There are more than 23,000 vacant properties in Flint today, representing one-third of all properties in the city. Approximately 14,500 of these properties are vacant lots, half of which are owned and stewarded by the Genesee County Land Bank Authority (Land Bank).
Mowing these vacant lots is expensive! According to Flint’s five-year Blight Elimination Framework, it would cost $7 million to maintain all vacant lots once a month. To reduce maintenance needs and costs, the Land Bank has planted Dutch White Clover on 1,800 of these lots.
The Land Bank wanted to provide a ground cover for vacant lots that would be slow-growing and easy to maintain. Dutch White Clover grows 10–12 inches in height; once established requires mowing only once or twice per year, and provides the look of a maintained property. In addition, this clover is drought-tolerant, grows well in shade as well as in full sun and benefits the environment by releasing nitrogen into the soil. It provides food for wildlife, and its flowers feed pollinators. The clover seed is widely available and inexpensive. The Land Bank began with a pilot project of forty properties. Planting and initial watering of the clover is required of the contractors who demolish blighted residential and commercial structures.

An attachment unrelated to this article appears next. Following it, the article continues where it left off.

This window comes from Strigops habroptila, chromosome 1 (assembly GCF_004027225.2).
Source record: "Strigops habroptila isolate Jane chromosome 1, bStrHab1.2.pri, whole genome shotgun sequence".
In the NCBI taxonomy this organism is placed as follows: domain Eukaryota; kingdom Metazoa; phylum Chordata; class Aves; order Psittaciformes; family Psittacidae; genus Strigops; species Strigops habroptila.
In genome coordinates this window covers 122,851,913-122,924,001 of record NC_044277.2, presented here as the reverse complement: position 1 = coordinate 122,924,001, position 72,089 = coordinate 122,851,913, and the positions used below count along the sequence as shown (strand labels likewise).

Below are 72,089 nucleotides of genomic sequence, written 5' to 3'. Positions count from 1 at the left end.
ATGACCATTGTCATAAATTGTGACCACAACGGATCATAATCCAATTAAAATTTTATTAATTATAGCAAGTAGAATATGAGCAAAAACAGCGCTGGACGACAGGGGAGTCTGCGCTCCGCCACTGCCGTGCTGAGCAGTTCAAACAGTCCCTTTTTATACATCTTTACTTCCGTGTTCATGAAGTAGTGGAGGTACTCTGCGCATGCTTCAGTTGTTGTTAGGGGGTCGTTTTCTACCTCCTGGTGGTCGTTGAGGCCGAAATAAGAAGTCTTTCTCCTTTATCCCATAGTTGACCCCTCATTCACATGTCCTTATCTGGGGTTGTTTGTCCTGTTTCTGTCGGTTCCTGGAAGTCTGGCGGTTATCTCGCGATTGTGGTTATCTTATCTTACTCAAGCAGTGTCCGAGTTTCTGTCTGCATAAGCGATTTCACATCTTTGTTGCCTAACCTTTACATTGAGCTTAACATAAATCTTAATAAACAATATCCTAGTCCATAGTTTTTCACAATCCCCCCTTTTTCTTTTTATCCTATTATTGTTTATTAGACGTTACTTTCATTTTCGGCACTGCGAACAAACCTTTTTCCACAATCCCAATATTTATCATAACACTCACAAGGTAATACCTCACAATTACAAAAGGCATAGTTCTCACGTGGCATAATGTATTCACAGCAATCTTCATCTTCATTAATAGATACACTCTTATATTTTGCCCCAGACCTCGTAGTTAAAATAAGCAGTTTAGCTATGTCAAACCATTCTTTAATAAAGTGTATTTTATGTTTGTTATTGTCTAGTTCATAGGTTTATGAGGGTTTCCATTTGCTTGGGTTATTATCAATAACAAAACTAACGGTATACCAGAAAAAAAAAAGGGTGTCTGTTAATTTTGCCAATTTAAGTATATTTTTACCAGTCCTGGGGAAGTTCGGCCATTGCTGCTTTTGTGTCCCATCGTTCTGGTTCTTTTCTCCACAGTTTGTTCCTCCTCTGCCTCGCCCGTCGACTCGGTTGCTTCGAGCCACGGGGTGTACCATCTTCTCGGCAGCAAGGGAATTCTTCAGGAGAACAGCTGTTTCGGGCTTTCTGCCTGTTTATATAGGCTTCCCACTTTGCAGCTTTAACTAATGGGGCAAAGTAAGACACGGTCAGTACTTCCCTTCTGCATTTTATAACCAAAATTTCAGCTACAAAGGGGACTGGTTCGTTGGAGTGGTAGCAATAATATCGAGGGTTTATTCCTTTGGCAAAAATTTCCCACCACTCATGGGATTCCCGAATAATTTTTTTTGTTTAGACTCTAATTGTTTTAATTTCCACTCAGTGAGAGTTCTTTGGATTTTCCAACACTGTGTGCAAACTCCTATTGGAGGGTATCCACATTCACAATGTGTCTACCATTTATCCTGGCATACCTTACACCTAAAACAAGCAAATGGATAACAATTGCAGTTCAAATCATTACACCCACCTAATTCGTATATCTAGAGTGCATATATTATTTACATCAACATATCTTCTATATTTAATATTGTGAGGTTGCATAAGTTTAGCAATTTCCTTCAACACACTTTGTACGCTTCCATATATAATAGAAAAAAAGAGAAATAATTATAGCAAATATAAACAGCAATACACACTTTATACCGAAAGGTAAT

Once the clover is established, mowing is required only once or twice during the growing season. Many of these lots are being sold to adjacent homeowners for $64 through the Land Bank’s long-established sidelot program. Until the lots are sold, they are maintained through the Land Bank’s community-based Clean & Green maintenance program. The program started at the Land Bank in 2004 and currently engages 57 community groups in maintaining more than 3,400 vacant lots every three weeks. The Clean & Green groups are reporting clover as a success! Because the clover is low-growing and requires much less frequent maintenance than grass, the groups are able to “cover” more ground and maintain more properties than in the past.